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The previous blog focused more on the core dimensions that are fundamental to business transformation. Just to recap, business transformation is driven by four core dimensions namely vision and strategy, business model, enabling technology and value management. Each dimension feeds into the next one and can potentially have their own iterations of analysis, review and re invention. Now that you have a better understanding of the core dimensions let’s try to understand the key components of a business transformation methodology that are key to any transformation journey.

In this blog, I will aim to provide an insight into the core areas which are impacted during a transformation. As described in my previous blog the vision and strategy are a key input to a transformation journey.

COVID-19 has taught us that business transformation is not always a choice. It is sometimes forced by factors which are beyond the control of the organisation. As a result, industries need to reinvent themselves, whether it was reducing face to face interactions, digitising processes to enable a self-service model or inventing new business models. A noticeable transformation was seen across various industries like automotive, retail, utilities and even governments. The organisations that were quick to embrace the change were able to move more swiftly than others. Which brings me to my first focus area – PEOPLE.


  1. People

The success of any transformation heavily relies on the people who are directly or indirectly impacted because of the transformation. It is not only the change management that needs consideration business transformation journey goes wider than that. Transformation journeys can be made more holistic by charting out ‘day in the life of’. Day in the life of as a concept aims to describe a typical day in the life of an end user (an employee, a customer, a vendor, or any other persona) impacted during the transformation. The process starts with identification of a user persona, or a user group followed by user interviews or user shadowing to understand what a typical day for them looks like. Using this approach does not only allow for capturing the processes associated with the persona but also helps in identifying opportunities to simplify the experience using the latest technology innovations. In addition to the above, the BTS team also provides a service using Deep Transformation Insights to gauge people experience throughout the transformation journey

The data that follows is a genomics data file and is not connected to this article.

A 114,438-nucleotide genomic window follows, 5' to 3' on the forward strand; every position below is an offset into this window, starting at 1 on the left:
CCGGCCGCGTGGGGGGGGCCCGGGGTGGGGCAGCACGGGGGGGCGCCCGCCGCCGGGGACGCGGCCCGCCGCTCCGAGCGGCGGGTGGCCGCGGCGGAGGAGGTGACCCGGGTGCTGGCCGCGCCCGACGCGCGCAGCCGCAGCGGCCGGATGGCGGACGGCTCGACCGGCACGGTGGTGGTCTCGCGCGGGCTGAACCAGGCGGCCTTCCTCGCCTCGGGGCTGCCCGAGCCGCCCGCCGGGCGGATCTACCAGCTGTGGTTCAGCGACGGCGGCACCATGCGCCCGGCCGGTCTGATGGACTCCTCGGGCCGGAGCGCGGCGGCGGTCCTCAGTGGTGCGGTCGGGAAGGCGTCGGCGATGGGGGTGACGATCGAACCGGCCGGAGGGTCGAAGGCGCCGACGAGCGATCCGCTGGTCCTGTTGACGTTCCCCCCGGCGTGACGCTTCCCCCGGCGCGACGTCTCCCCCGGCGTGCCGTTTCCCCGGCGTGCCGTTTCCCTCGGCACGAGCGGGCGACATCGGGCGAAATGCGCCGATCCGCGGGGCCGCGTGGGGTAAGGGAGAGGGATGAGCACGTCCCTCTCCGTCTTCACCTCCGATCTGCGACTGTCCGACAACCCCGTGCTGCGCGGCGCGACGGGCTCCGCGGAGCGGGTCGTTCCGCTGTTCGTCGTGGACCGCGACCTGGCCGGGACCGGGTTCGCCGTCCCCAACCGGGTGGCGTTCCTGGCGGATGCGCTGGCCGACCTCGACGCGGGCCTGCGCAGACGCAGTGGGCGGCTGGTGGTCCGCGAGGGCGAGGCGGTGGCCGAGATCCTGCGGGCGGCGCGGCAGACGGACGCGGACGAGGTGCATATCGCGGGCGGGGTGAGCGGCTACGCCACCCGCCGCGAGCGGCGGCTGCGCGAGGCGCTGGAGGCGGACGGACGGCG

1. Business Capability and Process Design

Business transformation requires re-imagining the way an organisation conducts its business. It requires an assessment of the current business model and the underlying business processes. The assessment could focus on business priorities, identifying the strengths and improvement opportunities. The output of this exercise can be effectively captured through business capability heat maps. Heat maps are great visual representations of focus areas. Once the focus areas are identified we start working on developing a business-oriented roadmap aimed at delivering value in short term midterm and long-term horizons. However, before diving into the capability model it is critical to validate the organisation strategy, if required, even ideate, and implement new business models. The delivery of value will be enabled by technology.

Fig 1: Business Capability Model



  1. Technology

The third piece in this puzzle is technology. There was a time when businesses were strongly motivated to move their processes on a single platform. The technology at the time had its limitations attributed mainly to high on-premises infrastructure costs, incompatibility of applications causing integration issues and ending up with a landscape which was more complicated than building the death star. With cloud almost all these challenges could be addressed relatively easily. Hence, we are once again seeing a rise in line of business (LoB) specific solutions either from the same software provider or a mix of providers. The long-standing architecture guiding principle “Reduce technology diversity” still holds true. Technology decisions need to take into consideration not only costs of ownership but also business value. In addition, there needs to be special emphasis on cyber security to ensure safety of confidential data against cyber-attacks.

Fig 2: Application Architecture


  1. Governance and Risk Management

It is a time-tested fact that successful projects ride on strong governance framework. Architecture Governance ensures clear understanding of the various roles, their responsibilities, and their interdependencies. Architecture governance provides a structure which will guide the transformation based on the planned objectives and how the performance will be measured. It will provide an oversight for each phase in the transformation journey. Governance becomes instrumental to make architectural decisions, effectively manage scope, ensure the robustness of the solution and timely identification and management of risks. It is critical that the processes associated to governance and risk management are embedded within each phase of transformation. The approach can be tailored for each phase considering the roles, objectives and final outcome of each phase.

Fig 3: Architecture Governance Framework


In my next blog we will focus more on some of the Architecture focused Advisory Services that SAP provides through every phase of transformation.